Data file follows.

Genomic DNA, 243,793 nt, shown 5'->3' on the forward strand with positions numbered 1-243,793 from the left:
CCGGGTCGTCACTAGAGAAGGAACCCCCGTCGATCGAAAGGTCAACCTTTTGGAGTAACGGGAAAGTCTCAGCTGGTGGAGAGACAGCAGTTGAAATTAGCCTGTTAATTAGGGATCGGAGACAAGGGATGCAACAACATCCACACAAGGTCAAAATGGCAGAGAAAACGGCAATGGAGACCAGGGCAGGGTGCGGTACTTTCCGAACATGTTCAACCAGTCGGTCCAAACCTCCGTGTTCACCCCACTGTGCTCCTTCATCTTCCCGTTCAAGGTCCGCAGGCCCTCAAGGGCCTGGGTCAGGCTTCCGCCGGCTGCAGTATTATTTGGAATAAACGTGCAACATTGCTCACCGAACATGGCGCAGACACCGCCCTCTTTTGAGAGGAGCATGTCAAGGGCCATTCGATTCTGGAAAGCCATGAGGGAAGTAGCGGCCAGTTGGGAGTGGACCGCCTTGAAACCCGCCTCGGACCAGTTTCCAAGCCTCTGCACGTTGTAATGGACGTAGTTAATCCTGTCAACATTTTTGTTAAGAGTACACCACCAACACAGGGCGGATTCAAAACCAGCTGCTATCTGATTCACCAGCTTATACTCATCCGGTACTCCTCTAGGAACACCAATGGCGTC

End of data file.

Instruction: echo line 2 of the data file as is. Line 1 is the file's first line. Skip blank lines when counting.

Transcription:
CCGGGTCGTCACTAGAGAAGGAACCCCCGTCGATCGAAAGGTCAACCTTTTGGAGTAACGGGAAAGTCTCAGCTGGTGGAGAGACAGCAGTTGAAATTAGCCTGTTAATTAGGGATCGGAGACAAGGGATGCAACAACATCCACACAAGGTCAAAATGGCAGAGAAAACGGCAATGGAGACCAGGGCAGGGTGCGGTACTTTCCGAACATGTTCAACCAGTCGGTCCAAACCTCCGTGTTCACCCCACTGTGCTCCTTCATCTTCCCGTTCAAGGTCCGCAGGCCCTCAAGGGCCTGGGTCAGGCTTCCGCCGGCTGCAGTATTATTTGGAATAAACGTGCAACATTGCTCACCGAACATGGCGCAGACACCGCCCTCTTTTGAGAGGAGCATGTCAAGGGCCATTCGATTCTGGAAAGCCATGAGGGAAGTAGCGGCCAGTTGGGAGTGGACCGCCTTGAAACCCGCCTCGGACCAGTTTCCAAGCCTCTGCACGTTGTAATGGACGTAGTTAATCCTGTCAACATTTTTGTTAAGAGTACACCACCAACACAGGGCGGATTCAAAACCAGCTGCTATCTGATTCACCAGCTTATACTCATCCGGTACTCCTCTAGGAACACCAATGGCGTC